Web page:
- The upcoming Nintendo Switch 2 may not be able to efficiently support Nvidia’s DLSS graphics upscaling technology.
- A newly surfaced report suggests that Nvidia’s T239 chip, which is expected to power the Switch 2, does not have the deep learning accelerator (DLA) that facilitates the AI calculations that DLSS relies on. ing.
- The Switch 2 should support DLSS upscaling without DLA, but it probably won’t go beyond 1440p.
NintendoThe Switch successor (tentatively called Switch 2) may not offer efficient support for Nvidia’s deep learning supersampling (DLSS) technology, a prominent industry insider said. This claim casts doubt on many past reports suggesting that the Switch 2 could offer a significant cross-gen graphics upgrade thanks to its DLSS.
The history of Switch 2 rumors hinting at DLSS support is primarily rooted in the widespread and somewhat substantiated belief that the upcoming console will use Nvidia’s T234 SoC-based system-on-chip. Specifically, the silicon on board the Switch 2 is believed to be his Nvidia T239, the presence of which was previously confirmed by an update to one of his open source kernels at the GPU maker. . Since the T234 is equipped with a deep learning accelerator (DLA), a specialized piece of hardware that specializes in processing various AI calculations, it was expected that the T239 would also offer such a unit .
It is reported that the Nintendo Switch 2 chip does not have deep learning accelerators.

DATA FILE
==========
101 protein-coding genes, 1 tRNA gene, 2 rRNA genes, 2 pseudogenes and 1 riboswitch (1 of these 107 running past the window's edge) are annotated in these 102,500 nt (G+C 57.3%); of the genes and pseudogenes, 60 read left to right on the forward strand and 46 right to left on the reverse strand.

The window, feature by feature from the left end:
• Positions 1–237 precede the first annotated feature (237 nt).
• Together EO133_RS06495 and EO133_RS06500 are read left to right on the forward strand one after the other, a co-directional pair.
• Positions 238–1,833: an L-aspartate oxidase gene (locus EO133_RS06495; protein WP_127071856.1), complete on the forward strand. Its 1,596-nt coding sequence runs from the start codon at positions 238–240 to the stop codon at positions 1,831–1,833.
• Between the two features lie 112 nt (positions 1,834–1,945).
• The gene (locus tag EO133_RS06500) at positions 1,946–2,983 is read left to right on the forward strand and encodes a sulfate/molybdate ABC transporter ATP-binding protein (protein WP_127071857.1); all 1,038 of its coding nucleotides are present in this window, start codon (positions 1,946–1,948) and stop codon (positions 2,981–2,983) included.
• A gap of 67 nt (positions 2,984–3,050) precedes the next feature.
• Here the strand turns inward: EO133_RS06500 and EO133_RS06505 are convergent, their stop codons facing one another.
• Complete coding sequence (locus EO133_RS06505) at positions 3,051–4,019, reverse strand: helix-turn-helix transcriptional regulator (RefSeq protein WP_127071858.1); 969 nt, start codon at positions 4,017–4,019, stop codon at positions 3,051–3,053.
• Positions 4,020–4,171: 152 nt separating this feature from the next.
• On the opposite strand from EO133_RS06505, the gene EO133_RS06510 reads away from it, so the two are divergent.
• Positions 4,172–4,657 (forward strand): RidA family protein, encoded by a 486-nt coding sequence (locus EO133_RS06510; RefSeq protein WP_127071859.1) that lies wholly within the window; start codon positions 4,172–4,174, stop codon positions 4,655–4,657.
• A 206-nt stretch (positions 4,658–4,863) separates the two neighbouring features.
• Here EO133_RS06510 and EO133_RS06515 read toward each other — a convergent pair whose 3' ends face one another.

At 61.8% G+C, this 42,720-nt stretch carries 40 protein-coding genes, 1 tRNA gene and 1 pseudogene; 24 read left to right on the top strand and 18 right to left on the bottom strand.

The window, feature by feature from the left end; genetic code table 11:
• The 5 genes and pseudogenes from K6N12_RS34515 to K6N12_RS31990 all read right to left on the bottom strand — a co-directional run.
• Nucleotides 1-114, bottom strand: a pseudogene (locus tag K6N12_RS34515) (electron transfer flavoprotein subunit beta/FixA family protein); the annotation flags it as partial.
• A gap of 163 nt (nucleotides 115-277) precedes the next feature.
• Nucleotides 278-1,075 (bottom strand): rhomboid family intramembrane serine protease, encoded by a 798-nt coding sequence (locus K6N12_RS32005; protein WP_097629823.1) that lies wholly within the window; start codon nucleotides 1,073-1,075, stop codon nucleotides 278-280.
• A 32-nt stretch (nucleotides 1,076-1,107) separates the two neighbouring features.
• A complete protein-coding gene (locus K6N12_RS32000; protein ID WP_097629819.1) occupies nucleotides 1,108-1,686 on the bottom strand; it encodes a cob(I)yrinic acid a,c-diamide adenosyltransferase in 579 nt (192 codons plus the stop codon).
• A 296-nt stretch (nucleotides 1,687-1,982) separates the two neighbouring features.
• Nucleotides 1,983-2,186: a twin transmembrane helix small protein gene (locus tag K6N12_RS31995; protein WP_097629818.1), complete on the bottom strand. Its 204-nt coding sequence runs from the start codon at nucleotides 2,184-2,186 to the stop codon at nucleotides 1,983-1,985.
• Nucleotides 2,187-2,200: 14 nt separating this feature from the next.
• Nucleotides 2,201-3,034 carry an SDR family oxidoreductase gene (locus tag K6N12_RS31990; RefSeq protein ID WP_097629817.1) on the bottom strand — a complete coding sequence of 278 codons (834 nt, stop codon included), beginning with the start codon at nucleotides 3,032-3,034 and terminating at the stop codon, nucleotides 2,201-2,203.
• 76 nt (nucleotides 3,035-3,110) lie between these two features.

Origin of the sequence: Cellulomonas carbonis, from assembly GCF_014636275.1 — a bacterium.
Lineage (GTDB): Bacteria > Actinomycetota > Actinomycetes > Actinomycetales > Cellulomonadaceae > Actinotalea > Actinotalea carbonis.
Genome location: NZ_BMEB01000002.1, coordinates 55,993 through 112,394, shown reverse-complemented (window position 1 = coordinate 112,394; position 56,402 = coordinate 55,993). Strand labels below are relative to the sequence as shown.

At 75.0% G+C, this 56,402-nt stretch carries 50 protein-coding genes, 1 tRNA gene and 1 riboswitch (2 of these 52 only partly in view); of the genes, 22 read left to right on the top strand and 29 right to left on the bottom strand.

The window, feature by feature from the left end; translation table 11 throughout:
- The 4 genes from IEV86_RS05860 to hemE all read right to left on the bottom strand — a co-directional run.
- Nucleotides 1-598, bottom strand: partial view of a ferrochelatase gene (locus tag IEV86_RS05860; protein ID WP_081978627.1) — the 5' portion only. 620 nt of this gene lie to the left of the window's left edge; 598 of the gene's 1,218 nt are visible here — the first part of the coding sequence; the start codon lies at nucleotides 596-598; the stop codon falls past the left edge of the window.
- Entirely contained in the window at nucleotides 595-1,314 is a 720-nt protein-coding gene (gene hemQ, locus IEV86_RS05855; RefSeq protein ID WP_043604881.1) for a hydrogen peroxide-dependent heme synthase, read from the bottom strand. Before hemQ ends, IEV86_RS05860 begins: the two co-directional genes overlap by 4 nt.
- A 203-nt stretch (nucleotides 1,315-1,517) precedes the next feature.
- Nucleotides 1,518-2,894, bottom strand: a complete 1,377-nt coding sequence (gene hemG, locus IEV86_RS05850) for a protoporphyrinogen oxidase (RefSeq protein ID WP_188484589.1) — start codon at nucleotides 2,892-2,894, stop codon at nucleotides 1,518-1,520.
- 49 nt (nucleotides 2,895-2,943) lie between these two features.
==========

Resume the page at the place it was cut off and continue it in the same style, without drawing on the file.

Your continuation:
However, Eurogamer’s technology editor Richard Leadbetter reports that the T239 will not be equipped with DLA, and said as much in the November 20th episode. digital found redirect Podcast. In this episode, the Digital Foundry cast asked questions about the possibility of the Switch 2 becoming a powerful traditional home console rather than a hybrid device like the previous generation. Although everyone agreed that this scenario was “unlikely,” Leadbetter said multiple sources he had recently consulted claim that the next Nintendo console will not feature a DLA-powered chip. I explained this point in detail.
This omission severely hampers the console’s ability to take advantage of modern graphics technologies such as DLSS, which tend to rely on artificial intelligence. That doesn’t make such a solution impossible, though, as Nintendo has widely reported showing off the Switch 2 in action. Breath of the Wild Gamescom 2023 delivered 4K, 60fps performance without an audience, thanks in large part to DLSS support. But from the next console, he said, by omitting a specialized unit dedicated to AI calculations, the company will make technologies like his DLSS “much more computationally expensive.”
A DLA-free Switch 2 likely won’t support DLSS beyond 1440p at best
Elaborating on the specific implications of such a move, officials said DLA-free chips will be able to handle graphics beyond 1080p or “possibly 1440p,” depending on the level of overall graphical fidelity of a particular game. He said that it would not be suitable for upscaling DLSS processing. Without a specialized unit dedicated to AI calculations, DLSS processing is effectively not “free,” as Leadbetter says, and must be handled by the console’s CPU.
AI technologies such as DLSS and AMD’s FidelityFX Super Resolution (FSR) have been at the forefront of recent forays into video game graphics, as they can have a smaller performance footprint than natively rendering high-resolution visuals. Masu. However, their best implementations tend to rely on specialized hardware, which is habitually bundled with features like AI frame generation, and which the next Nintendo console will likely lack. So, even though the Switch 2 has long been Nintendo’s best-kept secret, this new report serves as a reminder that there are still many question marks remaining regarding the system’s overall capabilities.
Nintendo is a Japanese video game company headquartered in Kyoto. While the company manufactures highly popular hardware consoles such as the Switch, it is also known for its many first-party video game franchises such as Super Mario, The Legend of Zelda, Fire Emblem, and Pokemon. Masu.